Antibody- Structure, Classes and Functions

Antibody (Ab) also know as Immunoglobulin (Ig) is the large Y shaped protein produced by the body’s immune system when it detects harmful substances, called antigens like bacteria and viruses. The production of antibodies is a major function of the immune system and is carried out by a type of white blood cell called a B cell (B lymphocyte), differentiated B cells called plasma cells. The produced antibodies bind to specific antigens express in external factors and cancer cells.

Source: Kyowa Hakko Kirin Co., Ltd

Structure of Antibody

Antibodies are heavy (~150 kDa) globular plasma proteins. The basic structure of all antibodies are same.

Structure of Antibody
Structure of Antibody.
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There are four polypeptide chains: two identical heavy chains and two identical light chains connected by disulfide bonds. Light Chain (L) consists polypeptides of about 22,000 Da and Heavy Chain (H) consists larger polypeptides of around 50,000 Da or more. There are five types of Ig heavy chain (in mammal) denoted by the Greek letters: α, δ, ε, γ, and μ. There are two types of Ig light chain (in mammal), which are called lambda (λ) and kappa (κ).

An antibody is made up of a variable region and a constant region, and the region that changes to various structures depending on differences in antigens is called the variable region, and the region that has a constant structure is called the constant region.

Structure of Antibody
Structure of Antibody
Source: Sino Biological Inc.

Each heavy and light chain in an immunoglobulin molecule contains an amino-terminal variable (V) region that consists of 100 to 110 amino acids and differ from one antibody to another. The remainder of each chain in the molecule – the constant (C) region exhibits limited variation that defines the two light chain subtypes and the five heavy chains subclasses. Some heavy chains (α, δ, γ) also contain a proline-rich hinge region. The amino terminal portions, corresponding to the V regions, bind to antigen; effector functions are mediated by the carboxy-terminal domains. The ε and μ heavy chains, which lack a hinge region, contain an additional domain in the middle of the molecule. CHO denotes a carbohydrate group linked to the heavy chain.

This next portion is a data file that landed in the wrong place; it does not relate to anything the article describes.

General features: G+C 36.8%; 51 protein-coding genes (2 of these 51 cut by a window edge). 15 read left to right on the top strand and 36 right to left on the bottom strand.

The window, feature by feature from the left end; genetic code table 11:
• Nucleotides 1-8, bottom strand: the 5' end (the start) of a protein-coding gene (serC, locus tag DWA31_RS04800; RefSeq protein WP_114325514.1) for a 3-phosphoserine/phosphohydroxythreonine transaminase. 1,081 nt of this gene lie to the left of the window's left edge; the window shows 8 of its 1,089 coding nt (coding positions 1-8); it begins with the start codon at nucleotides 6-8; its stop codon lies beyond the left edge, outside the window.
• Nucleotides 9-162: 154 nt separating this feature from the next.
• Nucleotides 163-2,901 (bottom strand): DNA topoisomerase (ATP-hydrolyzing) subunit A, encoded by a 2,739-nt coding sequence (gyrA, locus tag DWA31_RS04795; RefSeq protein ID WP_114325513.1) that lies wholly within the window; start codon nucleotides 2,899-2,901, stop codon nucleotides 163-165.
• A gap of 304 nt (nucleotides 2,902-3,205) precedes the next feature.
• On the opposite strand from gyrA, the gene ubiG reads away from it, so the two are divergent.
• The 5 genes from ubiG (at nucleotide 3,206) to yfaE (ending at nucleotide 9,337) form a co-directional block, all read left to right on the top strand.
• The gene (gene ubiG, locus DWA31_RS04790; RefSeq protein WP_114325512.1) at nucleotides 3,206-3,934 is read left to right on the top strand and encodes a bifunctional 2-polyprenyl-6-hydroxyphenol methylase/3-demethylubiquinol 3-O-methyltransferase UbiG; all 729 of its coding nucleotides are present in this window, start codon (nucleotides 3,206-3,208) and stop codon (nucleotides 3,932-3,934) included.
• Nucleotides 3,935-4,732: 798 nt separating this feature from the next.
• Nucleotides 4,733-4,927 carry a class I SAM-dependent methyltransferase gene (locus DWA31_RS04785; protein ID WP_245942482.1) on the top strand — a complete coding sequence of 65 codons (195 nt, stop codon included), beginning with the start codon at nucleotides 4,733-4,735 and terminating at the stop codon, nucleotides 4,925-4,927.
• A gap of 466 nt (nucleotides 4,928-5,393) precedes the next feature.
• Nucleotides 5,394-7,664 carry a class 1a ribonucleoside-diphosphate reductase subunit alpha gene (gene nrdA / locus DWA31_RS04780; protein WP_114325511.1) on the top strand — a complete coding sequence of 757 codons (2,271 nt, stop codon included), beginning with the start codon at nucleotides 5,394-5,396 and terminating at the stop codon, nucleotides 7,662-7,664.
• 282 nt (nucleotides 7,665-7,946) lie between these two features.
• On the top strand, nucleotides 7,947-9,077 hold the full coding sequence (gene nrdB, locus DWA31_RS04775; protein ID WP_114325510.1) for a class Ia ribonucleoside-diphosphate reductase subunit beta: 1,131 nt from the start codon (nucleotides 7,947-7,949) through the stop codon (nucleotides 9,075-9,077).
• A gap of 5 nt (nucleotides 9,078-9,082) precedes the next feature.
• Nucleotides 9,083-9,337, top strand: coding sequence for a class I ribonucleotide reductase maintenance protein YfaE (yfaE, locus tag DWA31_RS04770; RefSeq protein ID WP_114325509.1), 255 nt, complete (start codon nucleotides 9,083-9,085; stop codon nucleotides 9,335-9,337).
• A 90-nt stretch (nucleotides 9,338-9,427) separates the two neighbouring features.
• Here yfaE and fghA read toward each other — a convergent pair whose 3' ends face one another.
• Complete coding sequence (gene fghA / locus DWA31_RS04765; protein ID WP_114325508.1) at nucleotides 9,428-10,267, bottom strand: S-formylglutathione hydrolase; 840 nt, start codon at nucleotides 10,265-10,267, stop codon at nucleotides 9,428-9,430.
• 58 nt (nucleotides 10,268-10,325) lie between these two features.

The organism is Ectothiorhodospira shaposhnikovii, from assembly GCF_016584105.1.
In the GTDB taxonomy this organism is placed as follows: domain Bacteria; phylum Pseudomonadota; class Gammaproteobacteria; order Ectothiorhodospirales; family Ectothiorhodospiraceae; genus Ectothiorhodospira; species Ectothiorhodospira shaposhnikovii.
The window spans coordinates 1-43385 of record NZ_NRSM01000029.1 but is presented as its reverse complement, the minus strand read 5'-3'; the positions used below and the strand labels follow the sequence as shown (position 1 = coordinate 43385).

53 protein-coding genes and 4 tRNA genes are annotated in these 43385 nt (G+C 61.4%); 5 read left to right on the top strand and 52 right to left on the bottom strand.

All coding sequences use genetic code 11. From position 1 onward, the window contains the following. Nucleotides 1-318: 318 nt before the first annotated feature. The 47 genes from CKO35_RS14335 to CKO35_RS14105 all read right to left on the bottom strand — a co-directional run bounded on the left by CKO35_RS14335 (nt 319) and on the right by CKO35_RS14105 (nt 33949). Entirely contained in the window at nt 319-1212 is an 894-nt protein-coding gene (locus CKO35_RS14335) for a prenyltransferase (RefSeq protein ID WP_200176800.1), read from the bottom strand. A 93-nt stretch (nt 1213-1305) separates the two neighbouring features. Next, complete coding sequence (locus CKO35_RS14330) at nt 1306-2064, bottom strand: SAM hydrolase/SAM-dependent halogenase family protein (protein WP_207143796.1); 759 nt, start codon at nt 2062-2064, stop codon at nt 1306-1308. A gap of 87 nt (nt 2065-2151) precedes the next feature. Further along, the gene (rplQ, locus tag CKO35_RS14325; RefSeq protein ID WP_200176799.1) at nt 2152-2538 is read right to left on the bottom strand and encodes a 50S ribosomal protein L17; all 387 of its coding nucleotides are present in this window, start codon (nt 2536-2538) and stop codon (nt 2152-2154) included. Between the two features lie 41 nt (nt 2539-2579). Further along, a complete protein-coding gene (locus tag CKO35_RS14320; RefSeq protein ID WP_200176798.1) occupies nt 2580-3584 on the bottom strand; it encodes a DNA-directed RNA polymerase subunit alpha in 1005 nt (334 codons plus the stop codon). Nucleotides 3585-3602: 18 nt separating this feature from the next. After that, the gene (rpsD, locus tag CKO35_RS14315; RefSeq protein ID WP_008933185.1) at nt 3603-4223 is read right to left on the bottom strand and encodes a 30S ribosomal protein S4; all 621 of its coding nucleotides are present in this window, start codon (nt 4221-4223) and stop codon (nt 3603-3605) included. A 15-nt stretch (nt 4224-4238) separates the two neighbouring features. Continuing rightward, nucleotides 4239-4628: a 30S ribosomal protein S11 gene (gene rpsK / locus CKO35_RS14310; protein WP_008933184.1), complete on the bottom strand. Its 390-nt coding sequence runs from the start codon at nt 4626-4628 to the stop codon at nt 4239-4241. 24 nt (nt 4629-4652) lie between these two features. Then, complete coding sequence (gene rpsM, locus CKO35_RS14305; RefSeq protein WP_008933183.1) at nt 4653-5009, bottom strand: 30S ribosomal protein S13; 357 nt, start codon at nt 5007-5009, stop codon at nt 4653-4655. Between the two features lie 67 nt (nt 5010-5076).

Classes/Types of Antibody

Serum containing antigen-specific antibodies is called antiserum. The 5 types – IgG, IgM, IgA, IgD, IgE – (isotypes) are classified according to the type of heavy chain constant region, and are distributed and function differently in the body.

Classes/Types of Antibody

Functions of Antibody

  1. IgG provides long term protection because it persists for months and years after the prescence of the antigen that has triggered their production.
  2. IgG protect against bacteris, viruses, neutralise bacterial toxins, trigger compliment protein systems and bind antigens to enhance the effectiveness of phagocytosis.
  3. Main function of IgA is to bind antigens on microbes before they invade tissues. It aggregates the antigens and keeps them in the secretions so when the secretion is expelled, so is the antigen.
  4. IgA are also first defense for mucosal surfaces such as the intestines, nose, and lungs.
  5. IgM is involved in the ABO blood group antigens on the surface of RBCs.
  6. IgM enhance ingestions of cells by phagocytosis.
  7. IgE bind to mast cells and basophils wich participate in the immune response.
  8. Some scientists think that IgE’s purpose is to stop parasites.
  9. IgD is present on the surface of B cells and plays a role in the induction of antibody production.

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12 thoughts on “Antibody- Structure, Classes and Functions”

  1. If IgG is low in its strength ” so to speak” does that mean the virus and or bacterial infection has surpassed it in the fight to protect the individual….

  2. Does all the antibody classes have the same number of constant regions. If no, please explain to me why with vivid structure of the different antibody classes. It’s an assignment that I need to submit. Please

    • There are 5 types of heavy chain constant region; Mu, Gamma, Alpha, Epsilon, Delta. We take the first letter of each Greek letter to denote IgA, IgG, IgE, IgD and IgM respectively.


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